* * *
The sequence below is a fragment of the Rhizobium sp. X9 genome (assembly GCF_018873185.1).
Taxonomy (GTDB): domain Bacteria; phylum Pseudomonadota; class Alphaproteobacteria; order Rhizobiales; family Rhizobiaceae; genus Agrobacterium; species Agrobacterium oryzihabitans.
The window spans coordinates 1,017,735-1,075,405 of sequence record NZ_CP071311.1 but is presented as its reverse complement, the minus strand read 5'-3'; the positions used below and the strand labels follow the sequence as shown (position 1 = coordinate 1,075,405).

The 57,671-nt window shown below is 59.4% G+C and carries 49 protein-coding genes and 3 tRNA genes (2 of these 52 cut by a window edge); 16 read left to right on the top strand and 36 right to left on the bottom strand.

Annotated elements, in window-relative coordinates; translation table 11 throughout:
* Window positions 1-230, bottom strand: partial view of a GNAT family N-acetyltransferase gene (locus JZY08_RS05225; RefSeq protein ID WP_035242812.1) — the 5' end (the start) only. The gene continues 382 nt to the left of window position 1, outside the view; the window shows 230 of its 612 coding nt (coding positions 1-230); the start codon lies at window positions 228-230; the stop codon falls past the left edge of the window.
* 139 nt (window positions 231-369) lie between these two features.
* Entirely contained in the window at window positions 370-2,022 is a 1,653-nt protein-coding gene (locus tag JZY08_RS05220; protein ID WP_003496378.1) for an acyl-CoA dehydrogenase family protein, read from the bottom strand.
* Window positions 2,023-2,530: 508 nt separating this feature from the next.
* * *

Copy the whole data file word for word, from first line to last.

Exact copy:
The sequence below is a fragment of the Rhizobium sp. X9 genome (assembly GCF_018873185.1).
Taxonomy (GTDB): domain Bacteria; phylum Pseudomonadota; class Alphaproteobacteria; order Rhizobiales; family Rhizobiaceae; genus Agrobacterium; species Agrobacterium oryzihabitans.
The window spans coordinates 1,017,735-1,075,405 of sequence record NZ_CP071311.1 but is presented as its reverse complement, the minus strand read 5'-3'; the positions used below and the strand labels follow the sequence as shown (position 1 = coordinate 1,075,405).

The 57,671-nt window shown below is 59.4% G+C and carries 49 protein-coding genes and 3 tRNA genes (2 of these 52 cut by a window edge); 16 read left to right on the top strand and 36 right to left on the bottom strand.

Annotated elements, in window-relative coordinates; translation table 11 throughout:
* Window positions 1-230, bottom strand: partial view of a GNAT family N-acetyltransferase gene (locus JZY08_RS05225; RefSeq protein ID WP_035242812.1) — the 5' end (the start) only. The gene continues 382 nt to the left of window position 1, outside the view; the window shows 230 of its 612 coding nt (coding positions 1-230); the start codon lies at window positions 228-230; the stop codon falls past the left edge of the window.
* 139 nt (window positions 231-369) lie between these two features.
* Entirely contained in the window at window positions 370-2,022 is a 1,653-nt protein-coding gene (locus tag JZY08_RS05220; protein ID WP_003496378.1) for an acyl-CoA dehydrogenase family protein, read from the bottom strand.
* Window positions 2,023-2,530: 508 nt separating this feature from the next.